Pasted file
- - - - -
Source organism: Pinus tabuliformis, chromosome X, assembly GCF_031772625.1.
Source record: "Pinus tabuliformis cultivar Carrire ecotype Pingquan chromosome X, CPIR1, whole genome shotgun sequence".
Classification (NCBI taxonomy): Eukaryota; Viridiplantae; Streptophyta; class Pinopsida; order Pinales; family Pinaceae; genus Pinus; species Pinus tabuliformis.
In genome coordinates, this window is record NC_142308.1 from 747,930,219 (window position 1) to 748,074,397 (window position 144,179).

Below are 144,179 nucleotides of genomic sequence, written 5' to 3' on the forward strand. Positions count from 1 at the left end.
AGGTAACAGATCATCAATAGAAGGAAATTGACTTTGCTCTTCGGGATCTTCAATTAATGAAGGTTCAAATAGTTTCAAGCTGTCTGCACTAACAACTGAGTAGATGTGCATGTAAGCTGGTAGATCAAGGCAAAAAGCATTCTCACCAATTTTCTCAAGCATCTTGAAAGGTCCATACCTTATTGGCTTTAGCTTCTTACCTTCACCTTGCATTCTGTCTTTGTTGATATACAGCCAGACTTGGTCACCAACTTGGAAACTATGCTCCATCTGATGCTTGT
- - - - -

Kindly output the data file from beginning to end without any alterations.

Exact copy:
Source organism: Pinus tabuliformis, chromosome X, assembly GCF_031772625.1.
Source record: "Pinus tabuliformis cultivar Carrire ecotype Pingquan chromosome X, CPIR1, whole genome shotgun sequence".
Classification (NCBI taxonomy): Eukaryota; Viridiplantae; Streptophyta; class Pinopsida; order Pinales; family Pinaceae; genus Pinus; species Pinus tabuliformis.
In genome coordinates, this window is record NC_142308.1 from 747,930,219 (window position 1) to 748,074,397 (window position 144,179).

Below are 144,179 nucleotides of genomic sequence, written 5' to 3' on the forward strand. Positions count from 1 at the left end.
AGGTAACAGATCATCAATAGAAGGAAATTGACTTTGCTCTTCGGGATCTTCAATTAATGAAGGTTCAAATAGTTTCAAGCTGTCTGCACTAACAACTGAGTAGATGTGCATGTAAGCTGGTAGATCAAGGCAAAAAGCATTCTCACCAATTTTCTCAAGCATCTTGAAAGGTCCATACCTTATTGGCTTTAGCTTCTTACCTTCACCTTGCATTCTGTCTTTGTTGATATACAGCCAGACTTGGTCACCAACTTGGAAACTATGCTCCATCTGATGCTTGT